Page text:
Moholi bushbaby in exhibit

Moholi Bushbaby

Scientific Name

Galago moholi

Class

Mammalia

Order

Primates

Range

Southern Africa

Habitat

Savanna woodlands

Estimated Wild Population

n/a
Moholi bushbaby in exhibit
IUCN Conservation Status: Lower Risk - Least Concern IUCN Conservation Status: Lower Risk - Least Concern

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Physical Description

Moholi bushbabies are small primates with grayish-brown fur that is lighter on their limbs and trunk. They use their oversized ears and eyes to detect both predators and their insect prey. Their long tails help with balance as they jump from tree to tree, propelled by long back legs ideal for vertical climbing and leaping. Nocturnal, they spend the day nesting in tree holes, often packed with multiple individuals, to hide from predators, such as large birds, snakes, and mongooses. Moholi bushbabies have a polygynous mating system in which dominant males breed females within surrounding territories.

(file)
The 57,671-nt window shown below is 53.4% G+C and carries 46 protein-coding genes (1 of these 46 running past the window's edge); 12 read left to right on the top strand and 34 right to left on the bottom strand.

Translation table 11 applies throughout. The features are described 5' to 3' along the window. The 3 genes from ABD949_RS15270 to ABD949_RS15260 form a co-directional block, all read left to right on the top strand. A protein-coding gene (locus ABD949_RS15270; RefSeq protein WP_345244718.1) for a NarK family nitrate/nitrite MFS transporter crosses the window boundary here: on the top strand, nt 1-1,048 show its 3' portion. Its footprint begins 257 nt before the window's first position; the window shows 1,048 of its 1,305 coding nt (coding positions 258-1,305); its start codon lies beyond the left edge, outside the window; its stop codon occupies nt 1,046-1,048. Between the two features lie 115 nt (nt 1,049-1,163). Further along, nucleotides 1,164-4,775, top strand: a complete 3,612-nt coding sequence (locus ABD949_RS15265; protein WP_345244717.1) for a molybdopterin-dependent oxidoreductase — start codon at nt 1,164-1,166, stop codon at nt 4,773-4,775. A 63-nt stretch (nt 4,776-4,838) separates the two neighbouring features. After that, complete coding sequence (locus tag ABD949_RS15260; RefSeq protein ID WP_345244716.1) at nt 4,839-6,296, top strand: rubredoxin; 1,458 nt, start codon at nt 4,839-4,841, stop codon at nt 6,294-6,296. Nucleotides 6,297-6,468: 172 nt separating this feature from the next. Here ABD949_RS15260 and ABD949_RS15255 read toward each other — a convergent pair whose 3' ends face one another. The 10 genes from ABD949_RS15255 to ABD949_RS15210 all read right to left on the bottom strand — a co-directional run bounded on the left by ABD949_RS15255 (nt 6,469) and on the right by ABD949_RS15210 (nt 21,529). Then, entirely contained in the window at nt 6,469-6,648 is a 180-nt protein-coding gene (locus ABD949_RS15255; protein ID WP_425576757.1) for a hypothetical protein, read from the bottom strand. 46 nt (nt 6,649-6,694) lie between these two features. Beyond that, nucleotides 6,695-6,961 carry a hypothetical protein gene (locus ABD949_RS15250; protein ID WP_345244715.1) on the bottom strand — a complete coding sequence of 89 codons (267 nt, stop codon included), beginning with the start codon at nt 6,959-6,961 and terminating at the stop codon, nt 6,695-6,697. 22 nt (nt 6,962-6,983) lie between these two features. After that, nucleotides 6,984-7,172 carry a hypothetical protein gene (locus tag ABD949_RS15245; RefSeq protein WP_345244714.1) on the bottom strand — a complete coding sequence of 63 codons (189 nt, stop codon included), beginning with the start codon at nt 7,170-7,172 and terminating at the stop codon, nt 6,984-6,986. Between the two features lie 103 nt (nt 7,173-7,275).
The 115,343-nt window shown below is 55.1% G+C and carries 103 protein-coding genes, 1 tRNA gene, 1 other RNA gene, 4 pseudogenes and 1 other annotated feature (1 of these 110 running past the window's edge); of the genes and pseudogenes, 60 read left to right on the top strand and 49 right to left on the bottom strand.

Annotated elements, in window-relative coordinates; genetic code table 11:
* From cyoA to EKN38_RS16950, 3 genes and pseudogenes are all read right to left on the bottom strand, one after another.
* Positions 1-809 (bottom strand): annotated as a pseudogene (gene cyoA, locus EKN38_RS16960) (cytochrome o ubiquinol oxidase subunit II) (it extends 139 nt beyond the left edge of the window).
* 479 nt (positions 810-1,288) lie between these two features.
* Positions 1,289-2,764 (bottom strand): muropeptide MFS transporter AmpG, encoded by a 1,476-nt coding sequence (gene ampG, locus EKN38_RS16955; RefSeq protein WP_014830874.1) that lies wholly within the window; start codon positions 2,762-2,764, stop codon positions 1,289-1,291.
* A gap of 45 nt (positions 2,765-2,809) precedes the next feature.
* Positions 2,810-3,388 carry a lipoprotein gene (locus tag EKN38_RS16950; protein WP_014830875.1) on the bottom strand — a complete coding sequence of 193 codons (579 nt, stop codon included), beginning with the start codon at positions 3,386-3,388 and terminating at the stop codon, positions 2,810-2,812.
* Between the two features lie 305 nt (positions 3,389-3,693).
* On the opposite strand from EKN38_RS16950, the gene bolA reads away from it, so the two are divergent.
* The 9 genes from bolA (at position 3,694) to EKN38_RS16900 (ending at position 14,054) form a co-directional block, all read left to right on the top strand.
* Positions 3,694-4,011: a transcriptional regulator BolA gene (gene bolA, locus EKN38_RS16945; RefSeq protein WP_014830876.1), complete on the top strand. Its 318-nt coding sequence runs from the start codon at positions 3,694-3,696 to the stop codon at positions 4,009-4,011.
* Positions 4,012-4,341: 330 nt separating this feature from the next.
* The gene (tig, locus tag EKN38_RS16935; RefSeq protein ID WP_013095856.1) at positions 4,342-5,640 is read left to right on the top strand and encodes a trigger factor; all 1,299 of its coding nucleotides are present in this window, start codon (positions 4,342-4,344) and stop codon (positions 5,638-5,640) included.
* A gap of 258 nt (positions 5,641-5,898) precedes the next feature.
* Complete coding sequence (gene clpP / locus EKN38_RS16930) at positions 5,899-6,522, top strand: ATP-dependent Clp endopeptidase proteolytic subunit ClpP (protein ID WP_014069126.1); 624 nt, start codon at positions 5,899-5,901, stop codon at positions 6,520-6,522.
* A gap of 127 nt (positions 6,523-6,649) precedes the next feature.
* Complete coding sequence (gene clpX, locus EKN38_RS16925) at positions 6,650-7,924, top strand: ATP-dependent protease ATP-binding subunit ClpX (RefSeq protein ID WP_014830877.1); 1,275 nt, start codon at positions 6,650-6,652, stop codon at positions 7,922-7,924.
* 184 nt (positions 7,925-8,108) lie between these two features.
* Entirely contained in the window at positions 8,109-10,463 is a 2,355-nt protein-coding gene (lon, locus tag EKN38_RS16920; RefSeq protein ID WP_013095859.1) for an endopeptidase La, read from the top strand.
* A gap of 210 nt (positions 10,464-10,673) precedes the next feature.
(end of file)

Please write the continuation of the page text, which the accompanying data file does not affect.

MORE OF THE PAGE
Interesting Fact 1

Moholi bushbabies communicate non-verbally through "urine washing," in which they douse their hands and feet with urine to mark their territory.

Interesting Fact 2

Females and their young form the core of their small family groups. Members aggressively defend their territory from others and force juvenile males to leave their natal group at maturity.

Interesting Fact 3

Females either build their own nest or take over an abandoned bird nest.

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